We have for a long time, taken into account that many of these are fresh entrants to the bar and in due course, would learn the standard expected of an Advocate. However, to our disappointment, many of them are refusing to learn. Therefore, the CBDT could consider holding of a training programme, where leading Advocates could address the domainexpert on the ethics, obligation and standard expected of Advocates before they start representing the State. This is only a suggestion and it is entirely for the CBDT to take appropriate steps to ensure that the Revenue is properly represented to serve the greater cause of justice and fair play. In any case, we would expect the CBDT to lay down a standard procedure in respect of manner in which the Departmental Officer/ Assessing Officer assist the Counsel for the Revenue while promoting/ protecting Revenue’s cause. We find in most cases, atleast during the final hearing, Revenue’s Counsel are left to fend for themselves and that even papers at times are borrowed from the other side or taken from the Court Records. If the mind set of the Revenue Officer changes and they attend to the case diligently till it is disposed of, only then would it be ensured that the State is properly represented Read the rest of this entry »

HAPPY HOLI

images

Case Law: Abicor and Binzel Technoweld Pvt. Ltd vs. UOI (Bombay High Court)

GST Network: The regime is not tax friendly. GST was highly publicised and termed as popular but there has been great hue and cry because assessees are unable to obtain access to the GST website. Those in charge of implementation and administration must wake up and put in place the requisite mechanism to preserve the image, prestige and reputation of this country, particularly when we are inviting and welcoming foreign investment in the State and the country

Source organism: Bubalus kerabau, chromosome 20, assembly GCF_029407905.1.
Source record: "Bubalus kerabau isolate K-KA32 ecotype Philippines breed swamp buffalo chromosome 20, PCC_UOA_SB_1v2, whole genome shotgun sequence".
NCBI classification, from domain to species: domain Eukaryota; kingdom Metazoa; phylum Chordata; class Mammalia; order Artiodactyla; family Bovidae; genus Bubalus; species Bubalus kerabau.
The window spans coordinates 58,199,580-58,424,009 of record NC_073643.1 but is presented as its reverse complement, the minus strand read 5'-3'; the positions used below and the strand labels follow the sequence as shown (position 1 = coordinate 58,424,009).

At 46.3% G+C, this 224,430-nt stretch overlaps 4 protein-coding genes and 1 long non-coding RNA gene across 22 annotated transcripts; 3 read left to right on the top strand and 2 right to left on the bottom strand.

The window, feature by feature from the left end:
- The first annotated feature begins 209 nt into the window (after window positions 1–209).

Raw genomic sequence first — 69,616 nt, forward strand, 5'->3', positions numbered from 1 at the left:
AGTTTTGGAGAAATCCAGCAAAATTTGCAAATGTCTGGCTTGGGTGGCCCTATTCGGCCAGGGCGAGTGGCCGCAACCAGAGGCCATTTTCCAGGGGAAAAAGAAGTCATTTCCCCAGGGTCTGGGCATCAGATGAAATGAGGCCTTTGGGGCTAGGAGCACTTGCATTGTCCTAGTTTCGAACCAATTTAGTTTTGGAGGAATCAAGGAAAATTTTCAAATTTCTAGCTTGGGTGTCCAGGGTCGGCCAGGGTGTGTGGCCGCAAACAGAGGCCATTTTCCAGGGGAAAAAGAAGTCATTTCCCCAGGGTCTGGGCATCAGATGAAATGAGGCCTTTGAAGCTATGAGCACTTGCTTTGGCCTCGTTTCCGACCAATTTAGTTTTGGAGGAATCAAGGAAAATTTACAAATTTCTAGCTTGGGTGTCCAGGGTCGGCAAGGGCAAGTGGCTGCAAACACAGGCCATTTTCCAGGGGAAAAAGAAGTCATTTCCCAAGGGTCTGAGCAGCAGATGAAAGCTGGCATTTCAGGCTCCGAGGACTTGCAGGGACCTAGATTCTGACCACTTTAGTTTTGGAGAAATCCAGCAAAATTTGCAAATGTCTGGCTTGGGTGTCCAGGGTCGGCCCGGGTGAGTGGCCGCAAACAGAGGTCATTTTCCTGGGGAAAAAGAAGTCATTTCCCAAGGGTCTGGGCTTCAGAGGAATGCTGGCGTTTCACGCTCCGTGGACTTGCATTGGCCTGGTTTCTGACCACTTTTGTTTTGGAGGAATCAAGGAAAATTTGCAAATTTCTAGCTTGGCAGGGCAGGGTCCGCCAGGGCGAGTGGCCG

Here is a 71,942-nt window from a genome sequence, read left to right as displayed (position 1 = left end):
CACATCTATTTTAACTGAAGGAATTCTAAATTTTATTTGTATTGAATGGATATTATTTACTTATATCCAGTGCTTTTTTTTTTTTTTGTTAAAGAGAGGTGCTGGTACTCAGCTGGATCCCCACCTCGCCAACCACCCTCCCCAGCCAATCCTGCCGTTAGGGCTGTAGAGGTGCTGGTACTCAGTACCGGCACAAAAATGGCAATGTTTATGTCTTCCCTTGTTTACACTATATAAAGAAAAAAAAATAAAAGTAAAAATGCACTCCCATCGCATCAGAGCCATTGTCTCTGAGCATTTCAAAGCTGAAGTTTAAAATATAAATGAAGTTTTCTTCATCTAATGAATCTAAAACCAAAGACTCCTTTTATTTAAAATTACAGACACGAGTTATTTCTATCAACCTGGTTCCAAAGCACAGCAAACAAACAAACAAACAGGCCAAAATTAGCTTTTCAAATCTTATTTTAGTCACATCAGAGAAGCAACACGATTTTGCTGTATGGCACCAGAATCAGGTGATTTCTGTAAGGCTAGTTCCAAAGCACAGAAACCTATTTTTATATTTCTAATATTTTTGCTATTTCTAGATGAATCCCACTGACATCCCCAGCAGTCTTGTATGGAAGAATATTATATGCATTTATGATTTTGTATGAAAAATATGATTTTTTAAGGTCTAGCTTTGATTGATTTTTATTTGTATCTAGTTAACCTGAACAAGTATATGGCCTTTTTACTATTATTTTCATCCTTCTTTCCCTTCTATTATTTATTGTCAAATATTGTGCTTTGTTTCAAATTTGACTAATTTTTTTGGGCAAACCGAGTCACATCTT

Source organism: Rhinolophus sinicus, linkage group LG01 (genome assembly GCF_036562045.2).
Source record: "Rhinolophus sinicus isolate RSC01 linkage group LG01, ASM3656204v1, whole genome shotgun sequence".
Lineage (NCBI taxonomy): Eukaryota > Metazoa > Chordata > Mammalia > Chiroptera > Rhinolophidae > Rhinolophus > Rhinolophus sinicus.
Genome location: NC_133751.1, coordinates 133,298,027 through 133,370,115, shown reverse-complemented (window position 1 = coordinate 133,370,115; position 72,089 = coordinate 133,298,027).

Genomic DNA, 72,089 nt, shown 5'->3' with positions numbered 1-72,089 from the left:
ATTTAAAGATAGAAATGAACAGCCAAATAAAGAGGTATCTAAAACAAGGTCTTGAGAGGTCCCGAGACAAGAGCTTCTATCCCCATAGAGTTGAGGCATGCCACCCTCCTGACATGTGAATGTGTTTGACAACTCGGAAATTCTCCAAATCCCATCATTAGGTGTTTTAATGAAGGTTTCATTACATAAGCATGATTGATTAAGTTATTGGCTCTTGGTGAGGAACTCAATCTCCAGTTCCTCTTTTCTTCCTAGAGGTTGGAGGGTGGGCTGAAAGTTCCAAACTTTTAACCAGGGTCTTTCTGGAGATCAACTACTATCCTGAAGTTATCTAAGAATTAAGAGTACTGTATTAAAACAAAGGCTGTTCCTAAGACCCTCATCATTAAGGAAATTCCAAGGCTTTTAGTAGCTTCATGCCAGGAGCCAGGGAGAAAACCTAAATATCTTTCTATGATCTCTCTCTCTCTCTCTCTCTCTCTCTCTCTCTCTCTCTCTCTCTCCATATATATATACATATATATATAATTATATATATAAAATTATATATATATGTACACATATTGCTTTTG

We do not think that these are satisfactory state of affairs. A tax like Goods and Services Tax was highly publicised and termed as popular. We had yet not seen a celebration of New Tax regime, but that has followed with great hue and cry. These celebrations mean nothing. The special sessions of Parliament or special or extraordinary meetings of Council would mean nothing to the assessees unless they obtain easy access to the website and portals. The regime is not tax friendly. We hope and trust that those in charge of implementation and administration of this law will at least now wake up and put in place the requisite mechanism. This is necessary to preserve the image, prestige and reputation of this country, particularly when we are inviting and welcoming foreign investment in the State and the country. We hope and trust that such petitions are rarity and the Court will not be called upon to administer the implementation of the law, leave alone monitoring and supervising the working of the individual officials, howsoever high ranking he may be Read the rest of this entry »